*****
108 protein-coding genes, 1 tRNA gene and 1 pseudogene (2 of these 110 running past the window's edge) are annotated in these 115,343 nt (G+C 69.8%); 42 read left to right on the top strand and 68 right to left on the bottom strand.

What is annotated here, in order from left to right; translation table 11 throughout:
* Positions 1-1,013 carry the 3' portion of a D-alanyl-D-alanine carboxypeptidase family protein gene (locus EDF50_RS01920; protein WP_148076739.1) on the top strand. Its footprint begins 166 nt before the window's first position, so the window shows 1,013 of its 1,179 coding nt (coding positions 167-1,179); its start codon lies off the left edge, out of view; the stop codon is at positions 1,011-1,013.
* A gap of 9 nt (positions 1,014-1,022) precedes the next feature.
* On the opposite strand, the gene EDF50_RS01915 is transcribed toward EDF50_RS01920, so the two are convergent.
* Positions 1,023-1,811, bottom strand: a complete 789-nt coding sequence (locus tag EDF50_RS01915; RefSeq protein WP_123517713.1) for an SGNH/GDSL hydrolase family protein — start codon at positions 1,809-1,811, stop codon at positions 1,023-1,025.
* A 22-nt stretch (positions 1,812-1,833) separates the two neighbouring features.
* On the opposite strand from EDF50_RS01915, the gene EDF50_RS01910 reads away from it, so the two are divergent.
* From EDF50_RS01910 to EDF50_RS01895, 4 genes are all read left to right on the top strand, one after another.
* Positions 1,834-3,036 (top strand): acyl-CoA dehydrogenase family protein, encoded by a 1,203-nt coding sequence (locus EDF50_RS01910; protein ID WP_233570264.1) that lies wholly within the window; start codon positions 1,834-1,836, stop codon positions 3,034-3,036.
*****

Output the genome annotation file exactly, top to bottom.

108 protein-coding genes, 1 tRNA gene and 1 pseudogene (2 of these 110 running past the window's edge) are annotated in these 115,343 nt (G+C 69.8%); 42 read left to right on the top strand and 68 right to left on the bottom strand.

What is annotated here, in order from left to right; translation table 11 throughout:
* Positions 1-1,013 carry the 3' portion of a D-alanyl-D-alanine carboxypeptidase family protein gene (locus EDF50_RS01920; protein WP_148076739.1) on the top strand. Its footprint begins 166 nt before the window's first position, so the window shows 1,013 of its 1,179 coding nt (coding positions 167-1,179); its start codon lies off the left edge, out of view; the stop codon is at positions 1,011-1,013.
* A gap of 9 nt (positions 1,014-1,022) precedes the next feature.
* On the opposite strand, the gene EDF50_RS01915 is transcribed toward EDF50_RS01920, so the two are convergent.
* Positions 1,023-1,811, bottom strand: a complete 789-nt coding sequence (locus tag EDF50_RS01915; RefSeq protein WP_123517713.1) for an SGNH/GDSL hydrolase family protein — start codon at positions 1,809-1,811, stop codon at positions 1,023-1,025.
* A 22-nt stretch (positions 1,812-1,833) separates the two neighbouring features.
* On the opposite strand from EDF50_RS01915, the gene EDF50_RS01910 reads away from it, so the two are divergent.
* From EDF50_RS01910 to EDF50_RS01895, 4 genes are all read left to right on the top strand, one after another.
* Positions 1,834-3,036 (top strand): acyl-CoA dehydrogenase family protein, encoded by a 1,203-nt coding sequence (locus EDF50_RS01910; protein ID WP_233570264.1) that lies wholly within the window; start codon positions 1,834-1,836, stop codon positions 3,034-3,036.